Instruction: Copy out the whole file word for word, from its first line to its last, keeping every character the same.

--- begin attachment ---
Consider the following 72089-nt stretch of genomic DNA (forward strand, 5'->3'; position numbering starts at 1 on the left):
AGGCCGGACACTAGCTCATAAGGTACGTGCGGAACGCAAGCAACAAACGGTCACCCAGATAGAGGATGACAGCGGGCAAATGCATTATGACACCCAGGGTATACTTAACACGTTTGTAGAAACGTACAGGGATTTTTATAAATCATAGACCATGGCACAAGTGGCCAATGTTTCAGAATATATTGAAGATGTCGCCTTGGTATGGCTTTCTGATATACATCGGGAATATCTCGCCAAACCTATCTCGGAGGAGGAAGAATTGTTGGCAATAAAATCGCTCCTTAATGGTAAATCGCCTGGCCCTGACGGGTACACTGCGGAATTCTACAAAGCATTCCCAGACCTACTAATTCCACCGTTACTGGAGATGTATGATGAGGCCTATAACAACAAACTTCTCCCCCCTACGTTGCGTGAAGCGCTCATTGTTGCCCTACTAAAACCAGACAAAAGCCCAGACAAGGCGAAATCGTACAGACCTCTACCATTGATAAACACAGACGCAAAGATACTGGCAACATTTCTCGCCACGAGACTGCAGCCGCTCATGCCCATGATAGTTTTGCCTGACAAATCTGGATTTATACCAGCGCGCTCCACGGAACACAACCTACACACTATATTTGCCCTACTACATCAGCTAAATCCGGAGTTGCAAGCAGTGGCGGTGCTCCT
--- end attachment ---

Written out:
Consider the following 72089-nt stretch of genomic DNA (forward strand, 5'->3'; position numbering starts at 1 on the left):
AGGCCGGACACTAGCTCATAAGGTACGTGCGGAACGCAAGCAACAAACGGTCACCCAGATAGAGGATGACAGCGGGCAAATGCATTATGACACCCAGGGTATACTTAACACGTTTGTAGAAACGTACAGGGATTTTTATAAATCATAGACCATGGCACAAGTGGCCAATGTTTCAGAATATATTGAAGATGTCGCCTTGGTATGGCTTTCTGATATACATCGGGAATATCTCGCCAAACCTATCTCGGAGGAGGAAGAATTGTTGGCAATAAAATCGCTCCTTAATGGTAAATCGCCTGGCCCTGACGGGTACACTGCGGAATTCTACAAAGCATTCCCAGACCTACTAATTCCACCGTTACTGGAGATGTATGATGAGGCCTATAACAACAAACTTCTCCCCCCTACGTTGCGTGAAGCGCTCATTGTTGCCCTACTAAAACCAGACAAAAGCCCAGACAAGGCGAAATCGTACAGACCTCTACCATTGATAAACACAGACGCAAAGATACTGGCAACATTTCTCGCCACGAGACTGCAGCCGCTCATGCCCATGATAGTTTTGCCTGACAAATCTGGATTTATACCAGCGCGCTCCACGGAACACAACCTACACACTATATTTGCCCTACTACATCAGCTAAATCCGGAGTTGCAAGCAGTGGCGGTGCTCCT